Starting in October, the VIZ Kids imprint will be releasing original comics based on the hit Cartoon Network series, REDAKAI, in addition to books like VOLTRON FORCE, MAMESHIBA and MR. MEN. The anime-styled show follows a group of plucky kids, Team Stax, who are racing to find the all-powerful Kairu energy before it falls to the evil overlord Lokar and his minions, the E-Teens.
We’ve had the totally rad opportunity to chat with some of the writers and artists who’re bringing these adventures to print. Every day this week, we’ll be running an interview with these talents.
Today, it's Terrance Griep.
ANIME VICE: What’s your role in this rather sizable endeavor?
TERRANCE GRIEP: When the dust settles, I will have scripted three different stories.
AV: What were you doing before the REDAKAI card was dealt to you?
TG: Ha. What lovely wording!
I had been working as a full-time writer for 10 years before I joined Team Redakai. I've written all kinds of things - - books, magazines, websites, and comics--but my best-known comic work was for DC Comics. Those assignments included stories featuring Superman, Batman, Green Lantern, the Riddler, the Question, and Scooby-Doo, among others.
Also, I work as a professional wrestler on the independent circuit in the Midwest which has helped with some of the trash-talking that Team Stax and their opponents perpetrate.
AV: You're definitely the first wrestling comics writer we've ever come across. As you're aware, pro-wrestling shares has much in common with superhero comics. Many of those same commonalities can be then also found in "fight shonen" series like DRAGONBALL Z and YU YU HAKUSHO - - really, they're only missing chair-shots, championship belts and some delineation between "shoot" and "kayfabe."
What's your take on the sort of unifying principles of storytelling connecting these three areas of entertainment?
TG: I think the parallels between super-hero comics and pro wrestling are particularly striking (so to speak): overmuscled, spandex-clad figures engaged in larger-than-life battles of good versus evil. I think it's that notion - - good versus evil - - is at the crux of all three concepts. This real world of ours is so nuanced and so complicated and so exasperating that I think a primoridal struggle becomes elegant in and highly appealing because of its simplicity.
AV: What have you enjoyed the most about handling these adventures of young Master Ky?
TG: I write for my 10-year-old self who would have gone in-a-good-way INSANE if he'd encountered this concept. I think turning into a good monster is something every boy wishes for.
Or am I revealing too much?
AV: Any players out of Team Stax and the various groups of E-Teens that you particularly like writing?
TG: I've fallen in love with Zane, Ky's opposite number, his "evil twin." The most interesting part of the overarching storyline is the fact that Ky and Zane were once friends and colleagues, and Zane fell from grace. As I write Zane, I try to remember that he must possess some good, or Ky wouldn't have befriended him, and Ky's mentor, Master Boaddai, wouldn't have trained him.
AV: The key angle on Zane's character, by your description, is this "heel turn" he's taken. The premise of REDAKAI also stresses that the all-powerful Kairu can be a force of benevelent guidance or terrible destruction depending on the virtue of whomever's wielding it. Do you figure there's some underlying theme here about how even the greatest heroes are only ever one step away from becoming the bad guys?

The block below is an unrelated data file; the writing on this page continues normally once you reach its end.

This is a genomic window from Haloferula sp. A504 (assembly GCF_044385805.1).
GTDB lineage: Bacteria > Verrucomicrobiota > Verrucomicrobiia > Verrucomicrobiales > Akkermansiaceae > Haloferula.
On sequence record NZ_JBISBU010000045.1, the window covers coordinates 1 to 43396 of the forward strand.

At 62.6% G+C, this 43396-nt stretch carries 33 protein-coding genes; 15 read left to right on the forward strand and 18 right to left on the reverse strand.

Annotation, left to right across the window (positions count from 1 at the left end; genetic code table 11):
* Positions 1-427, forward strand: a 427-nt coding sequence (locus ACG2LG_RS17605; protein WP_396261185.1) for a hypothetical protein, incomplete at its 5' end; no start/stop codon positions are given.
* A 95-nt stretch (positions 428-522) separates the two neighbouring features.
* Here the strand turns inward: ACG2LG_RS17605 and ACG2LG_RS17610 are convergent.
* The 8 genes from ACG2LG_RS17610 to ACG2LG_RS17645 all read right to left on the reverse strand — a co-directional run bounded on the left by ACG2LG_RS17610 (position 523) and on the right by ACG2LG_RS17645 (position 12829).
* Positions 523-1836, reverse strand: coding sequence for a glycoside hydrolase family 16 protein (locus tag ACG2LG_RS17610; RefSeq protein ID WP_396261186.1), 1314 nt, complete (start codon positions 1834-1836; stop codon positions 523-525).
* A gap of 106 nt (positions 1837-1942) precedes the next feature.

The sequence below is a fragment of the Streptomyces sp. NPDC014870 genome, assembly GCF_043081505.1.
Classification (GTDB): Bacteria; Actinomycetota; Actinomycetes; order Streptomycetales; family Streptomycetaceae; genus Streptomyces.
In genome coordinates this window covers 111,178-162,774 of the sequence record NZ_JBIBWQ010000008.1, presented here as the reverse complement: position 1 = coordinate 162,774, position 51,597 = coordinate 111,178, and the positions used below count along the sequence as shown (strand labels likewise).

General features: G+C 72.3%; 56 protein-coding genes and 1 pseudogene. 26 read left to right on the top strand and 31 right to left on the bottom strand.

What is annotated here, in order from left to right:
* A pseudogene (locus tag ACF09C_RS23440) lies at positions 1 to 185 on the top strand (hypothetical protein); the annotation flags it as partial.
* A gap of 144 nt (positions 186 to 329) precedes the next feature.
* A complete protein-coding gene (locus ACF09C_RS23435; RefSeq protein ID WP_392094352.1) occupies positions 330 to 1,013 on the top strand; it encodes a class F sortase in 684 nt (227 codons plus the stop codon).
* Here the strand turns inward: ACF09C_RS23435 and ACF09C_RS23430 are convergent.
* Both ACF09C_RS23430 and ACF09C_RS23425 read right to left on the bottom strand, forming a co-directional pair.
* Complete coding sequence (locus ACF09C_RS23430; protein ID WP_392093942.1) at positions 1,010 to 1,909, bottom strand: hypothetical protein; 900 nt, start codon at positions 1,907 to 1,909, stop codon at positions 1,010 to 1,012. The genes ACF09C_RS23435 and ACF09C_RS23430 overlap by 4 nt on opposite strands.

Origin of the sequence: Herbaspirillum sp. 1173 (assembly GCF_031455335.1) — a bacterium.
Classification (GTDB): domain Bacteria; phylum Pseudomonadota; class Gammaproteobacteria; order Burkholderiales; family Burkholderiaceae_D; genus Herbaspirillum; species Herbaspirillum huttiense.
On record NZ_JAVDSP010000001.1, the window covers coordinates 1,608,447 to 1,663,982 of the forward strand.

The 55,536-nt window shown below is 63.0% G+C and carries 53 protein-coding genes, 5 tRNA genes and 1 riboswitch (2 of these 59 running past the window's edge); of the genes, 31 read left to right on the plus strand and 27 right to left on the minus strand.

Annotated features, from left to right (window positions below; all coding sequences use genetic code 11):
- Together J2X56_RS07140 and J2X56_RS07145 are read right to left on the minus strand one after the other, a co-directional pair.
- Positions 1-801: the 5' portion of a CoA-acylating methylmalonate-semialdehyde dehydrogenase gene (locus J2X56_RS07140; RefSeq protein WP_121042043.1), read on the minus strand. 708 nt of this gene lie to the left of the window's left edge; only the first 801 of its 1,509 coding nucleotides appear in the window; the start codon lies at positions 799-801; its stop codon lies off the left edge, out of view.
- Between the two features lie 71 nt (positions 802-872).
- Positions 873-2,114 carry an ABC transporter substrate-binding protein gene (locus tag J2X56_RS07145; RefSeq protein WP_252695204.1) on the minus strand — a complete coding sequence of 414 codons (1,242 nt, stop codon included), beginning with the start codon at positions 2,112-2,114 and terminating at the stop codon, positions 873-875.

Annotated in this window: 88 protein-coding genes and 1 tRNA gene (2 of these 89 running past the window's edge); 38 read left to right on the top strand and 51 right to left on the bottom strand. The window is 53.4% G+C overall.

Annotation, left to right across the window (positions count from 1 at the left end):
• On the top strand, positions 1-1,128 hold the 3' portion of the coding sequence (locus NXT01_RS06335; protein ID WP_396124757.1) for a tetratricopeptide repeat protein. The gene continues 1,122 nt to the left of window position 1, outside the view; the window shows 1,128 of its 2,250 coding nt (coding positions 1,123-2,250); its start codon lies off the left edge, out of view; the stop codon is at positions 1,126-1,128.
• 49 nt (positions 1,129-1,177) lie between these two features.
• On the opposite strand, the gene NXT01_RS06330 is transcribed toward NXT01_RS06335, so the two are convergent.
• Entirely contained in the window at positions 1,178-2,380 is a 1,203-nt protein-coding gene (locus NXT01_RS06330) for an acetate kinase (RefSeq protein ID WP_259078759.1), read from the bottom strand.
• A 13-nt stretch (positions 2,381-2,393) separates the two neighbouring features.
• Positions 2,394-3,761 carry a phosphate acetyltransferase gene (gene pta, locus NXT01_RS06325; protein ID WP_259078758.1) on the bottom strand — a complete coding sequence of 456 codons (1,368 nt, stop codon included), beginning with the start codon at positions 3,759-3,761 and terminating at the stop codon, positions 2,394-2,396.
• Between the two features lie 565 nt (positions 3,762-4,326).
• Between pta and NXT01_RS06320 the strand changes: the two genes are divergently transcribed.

TG: I hadn't thought of it in those terms, but I like that interpretation a lot. Sadly, when one continues to think along these lines, one can't find a single example going the other way. That is, Zane is something of a fallen angel, but no evil character has redeemed himself to become good.
The theme you describe probably applies most to Maya. Lokar has described her as his "favorite" member of Team Stax, implying some kind of relationship between the two.
AV: Obviously, though this project’s being produced stateside, VIZ has a staggering catalog of imported manga. Are you an otaku? What are some of your favorite manga titles?
TG: I fully realize that a different aesthetic is at play when I mention this, but I SAW IT by Keiji Nakazawa is my favorite manga work, one which recounts the cheerful subject of the atomic bombing of Hiroshima. It's a remarkable story which makes remarkable use of a remarkable medium. I also dug out VAMPIRE KNIGHT by Matsuri Hino - - a wholly contrasting take to jolt Redakai's concept of monsters!
AV: Have they had any influence on your work?
TG: These and other works reminded me that Japanese presentation of graphic literature is much - - what? Slower? More detailed? - - than American work, so I adjusted my unexotic style to fit.
AV: Realistically, who would your wrestling persona, the Spider Baby, ally with if he ever wandered into the world of REDAKAI? Team Stax? One of the E-Teens? Or would he be an independent antagonist to both sides?
TG: When I first started poking through the reference material that Joel Enos, the Unsung Hero of Team Redakai, kindly provided, Team Battacor--described therein as "dumb jocks"--spoke most eloquently to me.
(This is probably because, as a ten-year-old boy, I was bookish and shy and longed to be a dumb jock--I suppose you could say I grew into it.)
What SpiderBaby would do is re-assemble Team Battacor, renaming them Team Spidacor. Then, unlike Lokar or Master Boaddai, SpiderBaby would accompany Team Spidacor on their missions. Then we'd set about collecting all the kairu we could and holding it hostage.
AV: Say these books, or even this interview, get some readers curious to check out more of your work. Where can they get the rest of the Terrance Griep experience?
TG: Like most successful pro wrestlers, I'm an accomplished self-promoter, and ALL of that self-promotion gets filtered through here.